Posted by: Hours Per Mile | March 17, 2010

Chapter 1 – Tierra del Fuego

December 14, 2006

Such strange things here. The way the trees grow, stunted and leaning. How random meadows of the shortest grass intermingled with tiny ferns will appear next to the grandest of waters or amidst the most gnarled of trees. The stillness, the silence. As fierce as they could possibly be, the woods here do not seem menacing, but rather, hospitable. We took a hike through soft meadows, their grass spongy and rolling with the dips and hills of the land. The lure of the ocean drew us alongside craggy and unsure cliff edges, down sharp, slippery boulders to reach the shore. We followed the shoreline, jumping from rock to rock as the ocean pressed in towards us.

I looked up at the sound of boyish hee-hawing only to find Graham and Gordo waving around huge, bleached out bones, acting like cavemen. After some deliberation as to whose poor soul they belonged, we all concluded some poor cow had met its lonely demise. Naturally, nature didn’t seem so hospitable anymore.

Evening fell and dinner was those same delicious salami sandwiches. Another steady torture of light rain fell as we ran to the creek to wash our knives and faces, the water stinging our fingers with needles of cold. On our way, we passed a weathered and timeless looking man with his son, both on horseback, real gauchos. They seemed to pass by like vapors, sensed but not really felt. We seemed like the only living creatures in a world vast and unexplored to us.

Graham is reading In Patagonia by Bruce Chatwin, a book written years ago but much remains the same. He read us this excerpt: …“From Ushuaia it was a 35 mile walk along the Beagle Channel to the Bridge’s estancia at Harberton. For the first few miles the forest came down to the shore and you looked down through branches at the dark green water and the purple streamers of kelp rising up and wavering with the tide. Further on, the hills drew back and there were pastures of springy grass, dotted with daisies and mushrooms.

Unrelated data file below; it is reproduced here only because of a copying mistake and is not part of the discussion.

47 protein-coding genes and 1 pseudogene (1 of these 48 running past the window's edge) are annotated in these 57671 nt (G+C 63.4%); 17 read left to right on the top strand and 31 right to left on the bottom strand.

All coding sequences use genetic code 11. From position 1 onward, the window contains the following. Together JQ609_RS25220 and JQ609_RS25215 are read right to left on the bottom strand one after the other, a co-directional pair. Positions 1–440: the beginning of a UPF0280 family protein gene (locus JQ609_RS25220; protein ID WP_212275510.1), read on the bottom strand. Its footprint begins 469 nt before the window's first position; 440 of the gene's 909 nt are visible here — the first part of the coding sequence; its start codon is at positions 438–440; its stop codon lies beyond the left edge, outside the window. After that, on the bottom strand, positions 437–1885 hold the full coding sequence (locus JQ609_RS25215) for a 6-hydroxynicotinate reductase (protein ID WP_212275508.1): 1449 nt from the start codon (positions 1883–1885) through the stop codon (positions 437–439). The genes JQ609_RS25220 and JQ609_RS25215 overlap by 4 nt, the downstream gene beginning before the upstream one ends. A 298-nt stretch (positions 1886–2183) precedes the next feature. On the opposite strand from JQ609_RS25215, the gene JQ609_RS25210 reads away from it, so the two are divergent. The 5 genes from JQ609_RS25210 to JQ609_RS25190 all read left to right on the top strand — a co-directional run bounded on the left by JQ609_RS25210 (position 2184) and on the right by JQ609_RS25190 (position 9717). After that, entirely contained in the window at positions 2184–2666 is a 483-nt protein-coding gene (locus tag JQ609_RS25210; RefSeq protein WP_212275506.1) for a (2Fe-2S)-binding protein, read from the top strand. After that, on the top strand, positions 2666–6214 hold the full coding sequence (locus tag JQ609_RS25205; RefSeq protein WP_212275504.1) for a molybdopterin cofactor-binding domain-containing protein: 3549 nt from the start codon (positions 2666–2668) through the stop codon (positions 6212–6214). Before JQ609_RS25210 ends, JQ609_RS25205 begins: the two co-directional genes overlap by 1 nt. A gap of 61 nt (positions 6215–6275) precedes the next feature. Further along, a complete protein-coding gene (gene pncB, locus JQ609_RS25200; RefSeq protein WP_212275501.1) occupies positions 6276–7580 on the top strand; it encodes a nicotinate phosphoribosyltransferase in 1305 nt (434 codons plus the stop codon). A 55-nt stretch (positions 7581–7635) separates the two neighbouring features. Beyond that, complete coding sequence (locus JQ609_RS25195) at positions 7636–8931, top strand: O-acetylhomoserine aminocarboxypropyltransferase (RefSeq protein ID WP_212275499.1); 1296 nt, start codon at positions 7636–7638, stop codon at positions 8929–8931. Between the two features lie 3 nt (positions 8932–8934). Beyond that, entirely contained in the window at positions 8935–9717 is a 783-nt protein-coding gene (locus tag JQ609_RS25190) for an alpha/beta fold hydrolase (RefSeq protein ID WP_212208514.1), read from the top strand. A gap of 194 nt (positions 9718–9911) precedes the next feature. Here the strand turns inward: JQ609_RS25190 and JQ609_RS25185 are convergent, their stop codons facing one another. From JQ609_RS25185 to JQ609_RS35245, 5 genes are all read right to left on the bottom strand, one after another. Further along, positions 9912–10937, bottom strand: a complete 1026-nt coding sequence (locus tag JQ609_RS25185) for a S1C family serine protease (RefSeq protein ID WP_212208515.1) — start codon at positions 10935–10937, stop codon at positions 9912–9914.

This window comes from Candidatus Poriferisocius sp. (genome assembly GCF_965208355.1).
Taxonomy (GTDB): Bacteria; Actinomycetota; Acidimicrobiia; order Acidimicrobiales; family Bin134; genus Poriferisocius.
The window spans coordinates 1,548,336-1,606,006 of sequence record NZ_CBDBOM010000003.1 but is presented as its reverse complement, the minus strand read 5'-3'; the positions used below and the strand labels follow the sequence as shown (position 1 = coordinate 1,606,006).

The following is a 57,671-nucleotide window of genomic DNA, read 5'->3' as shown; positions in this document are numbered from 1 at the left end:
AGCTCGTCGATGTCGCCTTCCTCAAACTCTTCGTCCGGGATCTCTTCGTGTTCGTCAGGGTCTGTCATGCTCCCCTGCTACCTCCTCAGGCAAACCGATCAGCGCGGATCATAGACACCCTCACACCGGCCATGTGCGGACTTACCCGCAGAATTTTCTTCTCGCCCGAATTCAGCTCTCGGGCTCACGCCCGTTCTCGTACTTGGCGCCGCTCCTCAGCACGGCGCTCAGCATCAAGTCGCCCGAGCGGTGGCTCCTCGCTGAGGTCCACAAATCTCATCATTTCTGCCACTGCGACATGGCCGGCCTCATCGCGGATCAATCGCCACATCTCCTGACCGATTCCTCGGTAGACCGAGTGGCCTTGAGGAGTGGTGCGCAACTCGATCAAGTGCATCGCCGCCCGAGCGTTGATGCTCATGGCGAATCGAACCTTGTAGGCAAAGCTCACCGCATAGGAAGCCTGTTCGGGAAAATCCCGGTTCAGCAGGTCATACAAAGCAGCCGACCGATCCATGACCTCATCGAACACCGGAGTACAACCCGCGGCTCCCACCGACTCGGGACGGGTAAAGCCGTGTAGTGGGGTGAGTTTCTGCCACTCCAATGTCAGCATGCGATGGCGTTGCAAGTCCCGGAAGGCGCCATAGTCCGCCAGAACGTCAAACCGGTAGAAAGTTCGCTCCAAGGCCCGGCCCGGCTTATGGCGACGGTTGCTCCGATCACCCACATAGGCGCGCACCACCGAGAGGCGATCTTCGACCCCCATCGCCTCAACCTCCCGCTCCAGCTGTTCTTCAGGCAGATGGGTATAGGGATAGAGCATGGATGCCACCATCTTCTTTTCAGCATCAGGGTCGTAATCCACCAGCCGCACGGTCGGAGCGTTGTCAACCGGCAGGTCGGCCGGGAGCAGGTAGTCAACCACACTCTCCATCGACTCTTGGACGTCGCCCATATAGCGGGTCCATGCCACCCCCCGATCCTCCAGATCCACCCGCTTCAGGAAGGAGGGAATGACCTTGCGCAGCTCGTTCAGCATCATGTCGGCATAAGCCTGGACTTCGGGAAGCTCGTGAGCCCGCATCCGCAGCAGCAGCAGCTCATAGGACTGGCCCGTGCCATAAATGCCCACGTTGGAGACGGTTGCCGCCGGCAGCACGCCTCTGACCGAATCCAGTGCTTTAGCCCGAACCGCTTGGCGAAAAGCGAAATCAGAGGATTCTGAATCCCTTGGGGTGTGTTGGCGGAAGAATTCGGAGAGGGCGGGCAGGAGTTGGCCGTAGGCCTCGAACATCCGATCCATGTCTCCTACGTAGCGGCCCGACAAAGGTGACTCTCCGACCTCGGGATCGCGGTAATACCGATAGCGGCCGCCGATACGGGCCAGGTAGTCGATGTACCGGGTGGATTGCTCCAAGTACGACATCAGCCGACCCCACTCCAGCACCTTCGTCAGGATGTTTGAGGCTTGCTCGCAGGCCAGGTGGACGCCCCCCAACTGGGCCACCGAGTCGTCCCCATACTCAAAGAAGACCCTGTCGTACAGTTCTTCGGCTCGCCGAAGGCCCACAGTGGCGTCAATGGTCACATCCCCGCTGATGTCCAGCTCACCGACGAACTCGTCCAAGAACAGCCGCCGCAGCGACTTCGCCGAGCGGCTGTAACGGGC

I feel elated, this author has been here, seen what we see, has made a connection between many years past and the present all with a few sentences…and here we sit around the campfire feeling significant and as if we’ve been let in on his secret.

We went for another hike in the national park, Tierra del Fuego, with no real objective other than to see what’s out here. Land of Fire. Hardly, it’s cold instead. Distant mountains drizzled with snow frame the metallic lake and its muted ripples. Wild horses graze in cropped, green meadows as they try to fatten themselves up for the approaching brutality of winter. I imagine that I am God and look down at what I have made with such pride and a sense of accomplishment… “You’re welcome,” I would say if I was God, except I think God does say that.

At first, as we hiked along the shoreline, there were a few rabbits nibbling and going about their chores. We said, “Cool, rabbits,” and kept going but then their numbers became so large and their holes so prolific that I was that peaceful human walking through the warren in Watership Down. Suddenly, they were no longer just rabbits and those holes in the ground were no longer just places they burrowed—this was their home, their neighborhood. Each one was born with a personality and each one has a routine to which they like to adhere. I loved walking through their world thinking I was in theirs—not that they were in mine.